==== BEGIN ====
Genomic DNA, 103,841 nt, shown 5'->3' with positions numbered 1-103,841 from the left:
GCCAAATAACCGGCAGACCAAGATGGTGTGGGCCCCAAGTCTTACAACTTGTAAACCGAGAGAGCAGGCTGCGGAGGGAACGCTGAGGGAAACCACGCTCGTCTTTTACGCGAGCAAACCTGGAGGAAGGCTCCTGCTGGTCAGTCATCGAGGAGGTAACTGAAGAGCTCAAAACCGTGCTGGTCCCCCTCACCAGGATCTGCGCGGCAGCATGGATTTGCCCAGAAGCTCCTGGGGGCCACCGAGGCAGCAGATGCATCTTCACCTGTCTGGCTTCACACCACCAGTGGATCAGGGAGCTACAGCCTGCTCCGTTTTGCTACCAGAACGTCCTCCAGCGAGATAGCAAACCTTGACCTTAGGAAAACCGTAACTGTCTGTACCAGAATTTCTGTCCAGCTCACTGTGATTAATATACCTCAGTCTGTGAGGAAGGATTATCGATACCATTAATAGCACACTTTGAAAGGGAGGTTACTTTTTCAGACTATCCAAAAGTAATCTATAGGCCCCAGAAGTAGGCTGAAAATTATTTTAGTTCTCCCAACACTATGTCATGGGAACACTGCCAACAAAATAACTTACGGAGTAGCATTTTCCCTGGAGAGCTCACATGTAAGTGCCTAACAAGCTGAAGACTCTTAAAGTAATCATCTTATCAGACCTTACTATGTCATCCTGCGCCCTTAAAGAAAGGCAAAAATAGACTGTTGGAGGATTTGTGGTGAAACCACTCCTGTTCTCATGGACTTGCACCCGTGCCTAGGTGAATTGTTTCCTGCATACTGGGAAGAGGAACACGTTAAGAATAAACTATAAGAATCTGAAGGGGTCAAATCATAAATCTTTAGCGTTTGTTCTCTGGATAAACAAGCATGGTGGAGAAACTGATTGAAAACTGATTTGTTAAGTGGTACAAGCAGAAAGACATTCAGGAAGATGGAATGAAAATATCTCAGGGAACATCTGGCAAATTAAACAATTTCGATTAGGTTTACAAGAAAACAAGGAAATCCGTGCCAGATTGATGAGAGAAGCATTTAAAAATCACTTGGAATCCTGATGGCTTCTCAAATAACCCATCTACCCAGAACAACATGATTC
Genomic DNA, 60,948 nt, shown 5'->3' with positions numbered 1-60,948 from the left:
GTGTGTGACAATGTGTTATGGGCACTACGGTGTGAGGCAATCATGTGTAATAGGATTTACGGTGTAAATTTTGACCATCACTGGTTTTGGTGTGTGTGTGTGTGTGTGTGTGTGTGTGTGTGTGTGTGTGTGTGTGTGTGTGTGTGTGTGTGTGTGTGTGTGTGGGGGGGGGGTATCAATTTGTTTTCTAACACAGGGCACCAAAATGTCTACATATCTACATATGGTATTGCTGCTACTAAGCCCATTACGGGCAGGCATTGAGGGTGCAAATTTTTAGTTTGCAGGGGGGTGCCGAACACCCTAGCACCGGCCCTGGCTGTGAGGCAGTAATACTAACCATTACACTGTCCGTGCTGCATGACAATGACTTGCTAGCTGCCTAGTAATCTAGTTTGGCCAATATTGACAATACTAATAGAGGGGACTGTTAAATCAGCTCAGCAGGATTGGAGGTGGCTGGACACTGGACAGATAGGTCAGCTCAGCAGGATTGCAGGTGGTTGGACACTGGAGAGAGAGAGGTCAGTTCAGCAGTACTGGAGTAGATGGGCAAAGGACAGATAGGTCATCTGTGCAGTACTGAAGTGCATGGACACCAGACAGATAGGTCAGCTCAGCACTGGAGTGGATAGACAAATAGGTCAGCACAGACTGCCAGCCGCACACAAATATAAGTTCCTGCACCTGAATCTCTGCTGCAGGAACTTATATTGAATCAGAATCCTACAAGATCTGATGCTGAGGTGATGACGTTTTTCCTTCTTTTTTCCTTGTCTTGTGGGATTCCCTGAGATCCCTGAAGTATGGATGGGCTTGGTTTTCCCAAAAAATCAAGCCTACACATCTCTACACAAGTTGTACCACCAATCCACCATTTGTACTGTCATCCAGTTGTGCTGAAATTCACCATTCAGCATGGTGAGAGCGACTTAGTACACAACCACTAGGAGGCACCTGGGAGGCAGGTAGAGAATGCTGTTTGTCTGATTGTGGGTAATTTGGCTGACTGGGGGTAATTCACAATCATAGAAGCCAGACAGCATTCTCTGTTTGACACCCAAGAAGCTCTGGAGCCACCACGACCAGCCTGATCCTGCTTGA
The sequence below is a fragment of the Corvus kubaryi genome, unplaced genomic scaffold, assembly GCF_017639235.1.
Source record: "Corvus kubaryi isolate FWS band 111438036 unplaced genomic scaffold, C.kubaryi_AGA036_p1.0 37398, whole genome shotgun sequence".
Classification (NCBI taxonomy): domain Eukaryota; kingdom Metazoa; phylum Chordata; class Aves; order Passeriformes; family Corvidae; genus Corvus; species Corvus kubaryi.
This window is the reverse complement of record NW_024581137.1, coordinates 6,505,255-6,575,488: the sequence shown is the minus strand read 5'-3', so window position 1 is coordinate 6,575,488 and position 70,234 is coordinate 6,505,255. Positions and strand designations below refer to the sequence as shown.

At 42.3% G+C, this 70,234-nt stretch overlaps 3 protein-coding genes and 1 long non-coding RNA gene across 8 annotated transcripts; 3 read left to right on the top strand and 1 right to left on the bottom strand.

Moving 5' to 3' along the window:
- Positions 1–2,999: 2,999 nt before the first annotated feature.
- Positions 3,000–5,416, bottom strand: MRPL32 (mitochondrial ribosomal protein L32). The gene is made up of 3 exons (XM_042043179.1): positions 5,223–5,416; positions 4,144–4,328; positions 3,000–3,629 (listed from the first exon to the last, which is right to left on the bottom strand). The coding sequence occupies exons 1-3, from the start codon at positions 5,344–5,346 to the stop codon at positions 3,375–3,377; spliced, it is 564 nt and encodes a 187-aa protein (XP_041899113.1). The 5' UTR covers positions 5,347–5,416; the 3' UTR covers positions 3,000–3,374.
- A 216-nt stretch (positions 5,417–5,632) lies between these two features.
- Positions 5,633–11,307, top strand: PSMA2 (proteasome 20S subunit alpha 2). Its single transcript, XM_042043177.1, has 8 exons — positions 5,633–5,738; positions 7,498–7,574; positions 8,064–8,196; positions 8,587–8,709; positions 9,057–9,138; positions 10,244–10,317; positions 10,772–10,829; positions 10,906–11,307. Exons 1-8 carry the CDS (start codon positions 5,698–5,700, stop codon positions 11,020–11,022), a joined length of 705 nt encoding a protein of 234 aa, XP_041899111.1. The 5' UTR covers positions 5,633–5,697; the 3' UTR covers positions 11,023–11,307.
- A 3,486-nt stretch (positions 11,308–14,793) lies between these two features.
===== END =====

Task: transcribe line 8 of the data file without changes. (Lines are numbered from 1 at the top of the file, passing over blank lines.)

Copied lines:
This window is the reverse complement of record NW_024581137.1, coordinates 6,505,255-6,575,488: the sequence shown is the minus strand read 5'-3', so window position 1 is coordinate 6,575,488 and position 70,234 is coordinate 6,505,255. Positions and strand designations below refer to the sequence as shown.